This should be obvious but it can be easy to caught up in the moment. If you’re used to only riding blue trails and you sign a waymarker for a black trail – please don’t take it. Likewise, it’s important when taking friends mountain biking in their early days to give them plenty of warning about features and advise them which ones they should avoid. Eagle’s Rock at Davagh Forest for example is one that you probably don’t want to attempt unless you’ve been riding for years and have tackled similar rock drops.


2)    Download the ‘what3words’ app and register for Emergency SMS (Michael Magee and Andrew Simpson /  Simon Gardiner)

Again this should come with the caveat that you can't depend entirely on your phone to save your life in an emregency. That said, one of the biggest challenges with calling the emergency services after an MTB accident is directing them to your location. If a rider has fallen on his neck or head, it is generally advisable not to remove their helmet or move them from their location – which means the ambulance has to come to you. This can be difficult, particularly if you’re riding along the 27km expanse of Rostrevor MTB Trails.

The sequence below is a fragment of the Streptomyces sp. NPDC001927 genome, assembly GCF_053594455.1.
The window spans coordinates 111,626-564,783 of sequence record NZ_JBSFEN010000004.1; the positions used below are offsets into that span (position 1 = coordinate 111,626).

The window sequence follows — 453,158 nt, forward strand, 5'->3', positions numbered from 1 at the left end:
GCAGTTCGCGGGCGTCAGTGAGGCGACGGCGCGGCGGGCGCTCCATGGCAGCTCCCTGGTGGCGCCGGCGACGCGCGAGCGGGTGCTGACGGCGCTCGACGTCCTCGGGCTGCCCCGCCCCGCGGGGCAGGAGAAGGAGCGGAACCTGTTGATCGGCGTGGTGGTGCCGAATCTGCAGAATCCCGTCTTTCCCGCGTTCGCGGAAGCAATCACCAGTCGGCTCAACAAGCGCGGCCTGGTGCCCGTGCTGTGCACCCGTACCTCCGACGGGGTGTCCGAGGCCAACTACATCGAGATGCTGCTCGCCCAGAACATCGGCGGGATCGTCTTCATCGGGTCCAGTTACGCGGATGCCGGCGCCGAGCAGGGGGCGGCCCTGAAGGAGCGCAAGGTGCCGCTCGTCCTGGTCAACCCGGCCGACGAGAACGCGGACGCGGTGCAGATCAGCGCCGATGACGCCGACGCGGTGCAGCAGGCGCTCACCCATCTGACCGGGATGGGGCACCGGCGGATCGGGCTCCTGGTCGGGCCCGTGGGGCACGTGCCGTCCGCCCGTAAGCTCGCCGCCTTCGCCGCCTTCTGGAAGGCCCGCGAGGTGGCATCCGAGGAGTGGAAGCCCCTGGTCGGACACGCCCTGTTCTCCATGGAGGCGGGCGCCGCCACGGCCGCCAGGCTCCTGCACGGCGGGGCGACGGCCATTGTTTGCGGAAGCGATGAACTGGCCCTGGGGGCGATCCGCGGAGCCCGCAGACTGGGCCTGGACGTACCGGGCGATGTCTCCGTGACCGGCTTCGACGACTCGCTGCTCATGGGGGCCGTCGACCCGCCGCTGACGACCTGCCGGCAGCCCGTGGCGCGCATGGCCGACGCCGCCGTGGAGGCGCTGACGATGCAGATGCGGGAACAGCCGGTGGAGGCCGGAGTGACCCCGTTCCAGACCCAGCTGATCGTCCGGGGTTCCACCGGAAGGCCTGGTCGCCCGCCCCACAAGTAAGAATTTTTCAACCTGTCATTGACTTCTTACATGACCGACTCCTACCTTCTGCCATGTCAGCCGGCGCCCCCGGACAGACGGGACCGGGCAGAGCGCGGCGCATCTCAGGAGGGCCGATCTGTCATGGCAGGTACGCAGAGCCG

what3words’ is a free app for Android and iOs that, using your location data will help pinpoint where you are to within 3 metres. The way it does this is great; by breaking down the entire world into 3 metre square boxes and labelling each of these boxes with a unique three world combination. You then simply relay this to the emergency services.